It is estimated that at the turn of the century that there were about a million and a half Muslims living in the United States. (Smith, Tom) Of those, approximately seventy percent say that their religion is a very important part of their life. (Pew) Beside the Qur’an, and the Hadith there is only one other ancient text generally regarded as authoritative on the subject of sex and marriage in Islam. Written in the ninth century is called the Book on the Etiquette of Marriage, and is part of a larger text called the Revival of the Religious Sciences. (Ghazzālī, page 3)
Orthodox Islam maintains that the Qur’an completely and perfectly describes the state whereby a woman may achieve happiness, and that is as a wife and mother.(Smith, Jane, 63-64) Nevertheless, Muslim marriage in America is still subject to the restrictions placed upon it by law. Muhammad specifically recommends marriage and since every true Muslim is obligated to follow the suggestions of Muhammad every Muslim is expected to marry. It is also commanded in the Qur’an. Marriage takes the form of a contract in Islam, an agreement between husband and wife normally assumed to be ongoing, but one that may be terminated at will, or may even be contracted for a limited period of time. (Haeri) Because every act in Islam is technically an act of worship, and there is no recognized separation between religion and civil law, this contract is considered a holy act but is not elevated to the height of a religious ceremony or ritual. While technically marriage in the United States is assumed to be perpetual, terminated only by the death of a spouse, in reality divorces are easy to obtain. In the Middle East a Muslim man is permitted to have up to four wives, assuming he can afford them and treat them all equally. (Ruthven, 62) With the resurgent public interest in polygamy as practiced among the fundamentalist Mormons in the mid-west and the increasing acceptance and practice of Islam in this country, along with an increasing call for alternative views of marriage, it may be that the current prohibition against polygamy in the United States will not survive. It is however, currently still against the law.
There are a few simple requirements for marriage in Islam. In order for a marriage to occur there has to be a clear offer of marriage by the man and an acceptance of the same by the woman in the presence of witnesses. Even though men rule absolutely in most Muslim homes, a daughter cannot be forced to marry someone she finds unacceptable. There must always be a chaperone present until the couple is married. A dowry must be paid by the groom to the bride and while a modest amount is acceptable it still must be more than a token sum and frequently takes the form of property or an ongoing business. Incest and marriage of close relatives is prohibited, as is marriage to non-believers. Muslim women can only marry Muslim men.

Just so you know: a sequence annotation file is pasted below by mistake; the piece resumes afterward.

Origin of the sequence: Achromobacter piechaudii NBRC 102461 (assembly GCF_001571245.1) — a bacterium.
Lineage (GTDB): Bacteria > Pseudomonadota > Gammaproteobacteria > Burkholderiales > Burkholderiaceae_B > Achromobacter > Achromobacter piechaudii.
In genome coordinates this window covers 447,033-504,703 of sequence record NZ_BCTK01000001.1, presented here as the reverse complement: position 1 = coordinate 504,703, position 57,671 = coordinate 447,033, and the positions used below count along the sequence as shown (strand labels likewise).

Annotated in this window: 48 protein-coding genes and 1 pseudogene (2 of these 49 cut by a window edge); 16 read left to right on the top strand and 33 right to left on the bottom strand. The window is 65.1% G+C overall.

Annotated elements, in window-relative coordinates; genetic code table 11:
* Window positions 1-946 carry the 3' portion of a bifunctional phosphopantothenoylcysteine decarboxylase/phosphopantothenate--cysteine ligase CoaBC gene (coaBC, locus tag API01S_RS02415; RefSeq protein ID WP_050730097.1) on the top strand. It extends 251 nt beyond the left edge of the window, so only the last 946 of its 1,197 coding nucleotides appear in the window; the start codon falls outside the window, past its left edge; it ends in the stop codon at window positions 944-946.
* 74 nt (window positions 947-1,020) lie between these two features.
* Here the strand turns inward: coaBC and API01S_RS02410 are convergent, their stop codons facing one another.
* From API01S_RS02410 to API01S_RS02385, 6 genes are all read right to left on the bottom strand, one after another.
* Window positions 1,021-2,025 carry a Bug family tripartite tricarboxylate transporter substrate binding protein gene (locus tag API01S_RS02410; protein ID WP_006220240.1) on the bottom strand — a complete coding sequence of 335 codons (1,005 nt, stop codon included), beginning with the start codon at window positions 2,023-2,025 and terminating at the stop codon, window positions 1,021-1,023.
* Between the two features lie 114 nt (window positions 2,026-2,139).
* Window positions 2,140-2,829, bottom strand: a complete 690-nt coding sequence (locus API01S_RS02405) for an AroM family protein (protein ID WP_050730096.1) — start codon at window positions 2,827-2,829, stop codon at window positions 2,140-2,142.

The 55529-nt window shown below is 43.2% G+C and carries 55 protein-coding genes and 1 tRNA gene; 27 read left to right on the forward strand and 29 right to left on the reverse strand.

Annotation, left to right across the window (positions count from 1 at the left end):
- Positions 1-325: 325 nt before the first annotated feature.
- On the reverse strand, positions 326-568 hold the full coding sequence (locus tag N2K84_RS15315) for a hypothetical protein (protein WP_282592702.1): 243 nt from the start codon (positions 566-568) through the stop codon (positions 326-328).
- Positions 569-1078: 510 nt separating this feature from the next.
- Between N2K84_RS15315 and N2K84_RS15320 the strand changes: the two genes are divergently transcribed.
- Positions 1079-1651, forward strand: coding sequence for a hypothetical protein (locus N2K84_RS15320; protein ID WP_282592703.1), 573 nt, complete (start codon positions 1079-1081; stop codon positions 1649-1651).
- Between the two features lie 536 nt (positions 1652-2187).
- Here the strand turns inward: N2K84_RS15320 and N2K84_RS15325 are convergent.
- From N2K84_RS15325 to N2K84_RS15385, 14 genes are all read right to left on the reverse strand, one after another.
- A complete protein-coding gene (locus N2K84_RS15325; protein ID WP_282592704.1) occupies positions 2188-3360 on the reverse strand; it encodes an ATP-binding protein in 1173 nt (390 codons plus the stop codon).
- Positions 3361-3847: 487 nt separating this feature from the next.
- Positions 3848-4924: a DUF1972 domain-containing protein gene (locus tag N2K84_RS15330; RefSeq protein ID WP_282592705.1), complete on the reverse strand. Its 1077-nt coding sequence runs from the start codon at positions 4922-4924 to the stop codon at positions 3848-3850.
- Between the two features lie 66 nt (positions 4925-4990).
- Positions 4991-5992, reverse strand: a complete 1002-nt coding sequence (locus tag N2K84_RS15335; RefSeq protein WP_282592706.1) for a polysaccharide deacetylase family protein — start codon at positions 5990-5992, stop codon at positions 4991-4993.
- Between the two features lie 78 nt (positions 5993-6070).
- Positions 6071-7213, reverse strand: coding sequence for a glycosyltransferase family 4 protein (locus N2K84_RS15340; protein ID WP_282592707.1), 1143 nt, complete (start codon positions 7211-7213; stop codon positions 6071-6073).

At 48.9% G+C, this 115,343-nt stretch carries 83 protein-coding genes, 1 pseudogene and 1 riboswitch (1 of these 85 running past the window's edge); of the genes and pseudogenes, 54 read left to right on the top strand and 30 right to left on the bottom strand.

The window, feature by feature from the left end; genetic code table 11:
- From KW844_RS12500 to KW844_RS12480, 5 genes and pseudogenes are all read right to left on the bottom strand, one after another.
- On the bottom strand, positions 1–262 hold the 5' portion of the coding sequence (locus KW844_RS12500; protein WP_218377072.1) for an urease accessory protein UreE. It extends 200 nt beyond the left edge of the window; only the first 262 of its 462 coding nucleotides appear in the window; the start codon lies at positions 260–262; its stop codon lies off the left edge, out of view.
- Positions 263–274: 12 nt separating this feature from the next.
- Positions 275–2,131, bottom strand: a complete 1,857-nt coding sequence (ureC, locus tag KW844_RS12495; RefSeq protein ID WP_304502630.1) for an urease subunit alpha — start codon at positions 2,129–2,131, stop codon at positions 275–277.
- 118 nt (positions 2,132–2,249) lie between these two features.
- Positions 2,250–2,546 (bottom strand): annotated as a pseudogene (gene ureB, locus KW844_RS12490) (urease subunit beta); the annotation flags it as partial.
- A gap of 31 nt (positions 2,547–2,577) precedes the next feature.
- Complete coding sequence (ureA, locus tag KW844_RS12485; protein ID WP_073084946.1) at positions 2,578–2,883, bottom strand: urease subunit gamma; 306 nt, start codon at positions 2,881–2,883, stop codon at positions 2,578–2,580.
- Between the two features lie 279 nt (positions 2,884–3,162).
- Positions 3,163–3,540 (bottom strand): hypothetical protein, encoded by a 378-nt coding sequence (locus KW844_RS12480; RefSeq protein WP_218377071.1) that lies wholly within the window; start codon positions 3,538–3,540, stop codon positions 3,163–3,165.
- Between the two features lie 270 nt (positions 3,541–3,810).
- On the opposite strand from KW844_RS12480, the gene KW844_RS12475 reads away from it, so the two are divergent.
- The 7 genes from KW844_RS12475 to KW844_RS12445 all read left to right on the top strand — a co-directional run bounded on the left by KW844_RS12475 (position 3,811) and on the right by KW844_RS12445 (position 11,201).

The parents or other relatives of female children may arrange marriage contracts for them, sometimes when they are very young. This did not mean that a child was immediately a bride, because it was still required that the she must be old enough to consummate the marriage. This however could happen as early as age nine which was considered the onset of puberty. (Ruthven, 399) If her parent compelled her to marry as a minor she had the prerogative to have the marriage annulled when she reached her majority. (Walther, 55)While reforms were instituted in Iran during the reign of the Shah raising the age of consent to eighteen, these reforms were essentially reversed after the Islamic Revolution reverting to the ancient standards. (Ruthven, 399) In the United States, the youngest age at which a female may be married with parental consent and without a court order is fourteen. Many feel that this is too young an age at which to marry, although the argument is made that such marriages are preferable to promiscuity or in the case of pregnancy, to adoption or abortion. Even so, it is unusual in the United States for women to marry even before the age of twenty, that number amounting to less than two percent of the population. The groom may not see the prospective bride, except if she is a cousin and a member of the immediate family. Female relatives may go to see the woman and in these later times the man may have a look when all else has been settled.